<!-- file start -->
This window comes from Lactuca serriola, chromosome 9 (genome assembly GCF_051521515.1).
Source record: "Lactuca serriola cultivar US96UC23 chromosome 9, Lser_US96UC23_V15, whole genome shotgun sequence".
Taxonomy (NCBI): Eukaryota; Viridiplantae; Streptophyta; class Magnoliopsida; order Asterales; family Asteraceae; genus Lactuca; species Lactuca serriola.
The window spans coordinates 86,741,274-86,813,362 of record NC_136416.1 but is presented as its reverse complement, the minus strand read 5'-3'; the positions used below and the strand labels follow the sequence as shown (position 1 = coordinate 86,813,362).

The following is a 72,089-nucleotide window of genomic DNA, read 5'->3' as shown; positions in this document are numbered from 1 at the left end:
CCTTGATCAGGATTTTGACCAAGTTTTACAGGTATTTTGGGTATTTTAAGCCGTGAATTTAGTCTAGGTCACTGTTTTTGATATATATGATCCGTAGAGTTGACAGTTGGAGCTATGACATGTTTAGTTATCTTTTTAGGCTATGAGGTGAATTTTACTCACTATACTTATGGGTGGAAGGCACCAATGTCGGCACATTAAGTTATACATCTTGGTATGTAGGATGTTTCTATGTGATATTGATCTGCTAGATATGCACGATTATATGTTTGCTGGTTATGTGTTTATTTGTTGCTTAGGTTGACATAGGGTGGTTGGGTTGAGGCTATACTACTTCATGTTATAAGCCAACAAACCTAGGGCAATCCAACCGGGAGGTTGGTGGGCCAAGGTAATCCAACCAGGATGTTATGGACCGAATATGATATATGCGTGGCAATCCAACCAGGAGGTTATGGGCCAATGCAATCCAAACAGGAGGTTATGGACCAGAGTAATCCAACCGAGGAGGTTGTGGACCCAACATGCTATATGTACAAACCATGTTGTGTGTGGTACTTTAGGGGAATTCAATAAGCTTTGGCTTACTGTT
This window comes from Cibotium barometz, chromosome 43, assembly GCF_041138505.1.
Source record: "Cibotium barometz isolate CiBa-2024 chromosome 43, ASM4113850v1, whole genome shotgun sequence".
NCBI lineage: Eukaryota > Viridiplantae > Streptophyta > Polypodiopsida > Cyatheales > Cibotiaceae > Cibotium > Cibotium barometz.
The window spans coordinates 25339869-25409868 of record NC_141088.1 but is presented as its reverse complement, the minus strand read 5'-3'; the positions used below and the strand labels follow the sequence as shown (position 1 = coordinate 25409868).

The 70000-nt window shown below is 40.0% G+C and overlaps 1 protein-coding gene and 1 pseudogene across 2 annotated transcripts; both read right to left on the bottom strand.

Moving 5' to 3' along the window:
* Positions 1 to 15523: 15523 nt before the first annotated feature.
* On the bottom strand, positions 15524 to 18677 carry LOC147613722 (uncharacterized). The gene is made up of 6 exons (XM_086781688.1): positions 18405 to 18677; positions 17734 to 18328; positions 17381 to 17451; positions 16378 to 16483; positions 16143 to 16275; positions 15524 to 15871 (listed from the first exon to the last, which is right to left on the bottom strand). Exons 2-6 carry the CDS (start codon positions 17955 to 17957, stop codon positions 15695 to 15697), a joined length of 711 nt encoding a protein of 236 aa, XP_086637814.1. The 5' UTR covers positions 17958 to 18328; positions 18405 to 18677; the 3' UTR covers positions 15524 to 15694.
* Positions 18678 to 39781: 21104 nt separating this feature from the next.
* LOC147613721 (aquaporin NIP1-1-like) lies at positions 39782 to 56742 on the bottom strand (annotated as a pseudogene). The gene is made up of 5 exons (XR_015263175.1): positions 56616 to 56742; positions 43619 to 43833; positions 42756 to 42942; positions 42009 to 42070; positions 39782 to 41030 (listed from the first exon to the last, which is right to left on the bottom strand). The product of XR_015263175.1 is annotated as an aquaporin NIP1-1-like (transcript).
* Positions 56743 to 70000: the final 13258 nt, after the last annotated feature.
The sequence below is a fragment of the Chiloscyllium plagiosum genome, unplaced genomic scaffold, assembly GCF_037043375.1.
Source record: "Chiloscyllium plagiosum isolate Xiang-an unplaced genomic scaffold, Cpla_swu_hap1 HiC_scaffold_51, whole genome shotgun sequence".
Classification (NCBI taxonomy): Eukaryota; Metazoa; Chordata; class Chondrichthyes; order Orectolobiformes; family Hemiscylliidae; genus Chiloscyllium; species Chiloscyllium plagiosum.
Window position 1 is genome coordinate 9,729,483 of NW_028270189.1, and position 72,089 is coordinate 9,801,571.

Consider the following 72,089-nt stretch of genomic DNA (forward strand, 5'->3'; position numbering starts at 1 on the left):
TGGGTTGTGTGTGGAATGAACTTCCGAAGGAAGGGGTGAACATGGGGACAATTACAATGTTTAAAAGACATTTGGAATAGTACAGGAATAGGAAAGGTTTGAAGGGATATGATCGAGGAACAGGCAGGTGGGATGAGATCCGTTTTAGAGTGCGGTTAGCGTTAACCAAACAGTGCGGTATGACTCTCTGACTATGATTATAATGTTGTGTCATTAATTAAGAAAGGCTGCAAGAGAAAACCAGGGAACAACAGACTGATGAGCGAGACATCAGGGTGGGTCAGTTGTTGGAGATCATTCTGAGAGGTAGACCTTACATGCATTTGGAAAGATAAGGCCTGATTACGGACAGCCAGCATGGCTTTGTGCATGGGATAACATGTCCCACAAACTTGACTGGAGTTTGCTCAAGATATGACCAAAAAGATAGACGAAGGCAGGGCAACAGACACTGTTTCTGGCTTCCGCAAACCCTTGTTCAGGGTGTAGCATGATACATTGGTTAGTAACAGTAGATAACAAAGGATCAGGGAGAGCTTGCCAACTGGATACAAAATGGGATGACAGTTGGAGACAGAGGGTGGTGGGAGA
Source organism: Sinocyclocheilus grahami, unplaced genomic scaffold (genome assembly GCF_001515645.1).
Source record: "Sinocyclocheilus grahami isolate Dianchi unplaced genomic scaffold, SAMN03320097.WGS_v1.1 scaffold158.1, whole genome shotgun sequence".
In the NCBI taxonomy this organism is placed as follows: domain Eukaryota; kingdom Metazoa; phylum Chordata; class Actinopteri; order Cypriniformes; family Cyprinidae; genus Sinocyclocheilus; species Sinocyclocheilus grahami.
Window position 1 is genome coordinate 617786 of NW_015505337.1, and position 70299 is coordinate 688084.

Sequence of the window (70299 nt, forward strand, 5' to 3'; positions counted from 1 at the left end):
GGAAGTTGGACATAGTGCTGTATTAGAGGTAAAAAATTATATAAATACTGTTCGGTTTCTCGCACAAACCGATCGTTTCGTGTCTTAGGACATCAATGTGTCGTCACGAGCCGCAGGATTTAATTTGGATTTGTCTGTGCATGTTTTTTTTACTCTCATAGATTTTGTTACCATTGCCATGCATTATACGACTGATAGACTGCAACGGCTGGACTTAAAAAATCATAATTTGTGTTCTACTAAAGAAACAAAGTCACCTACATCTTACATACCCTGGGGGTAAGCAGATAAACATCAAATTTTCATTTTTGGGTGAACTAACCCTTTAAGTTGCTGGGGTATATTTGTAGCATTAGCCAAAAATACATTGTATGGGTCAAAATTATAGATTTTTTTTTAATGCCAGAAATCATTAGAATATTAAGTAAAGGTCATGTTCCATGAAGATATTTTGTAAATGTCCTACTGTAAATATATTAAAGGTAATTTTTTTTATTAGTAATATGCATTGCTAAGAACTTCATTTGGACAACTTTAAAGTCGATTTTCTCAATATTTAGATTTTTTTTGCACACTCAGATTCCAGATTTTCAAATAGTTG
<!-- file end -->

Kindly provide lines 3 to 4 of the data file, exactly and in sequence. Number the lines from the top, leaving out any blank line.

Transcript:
Taxonomy (NCBI): Eukaryota; Viridiplantae; Streptophyta; class Magnoliopsida; order Asterales; family Asteraceae; genus Lactuca; species Lactuca serriola.
The window spans coordinates 86,741,274-86,813,362 of record NC_136416.1 but is presented as its reverse complement, the minus strand read 5'-3'; the positions used below and the strand labels follow the sequence as shown (position 1 = coordinate 86,813,362).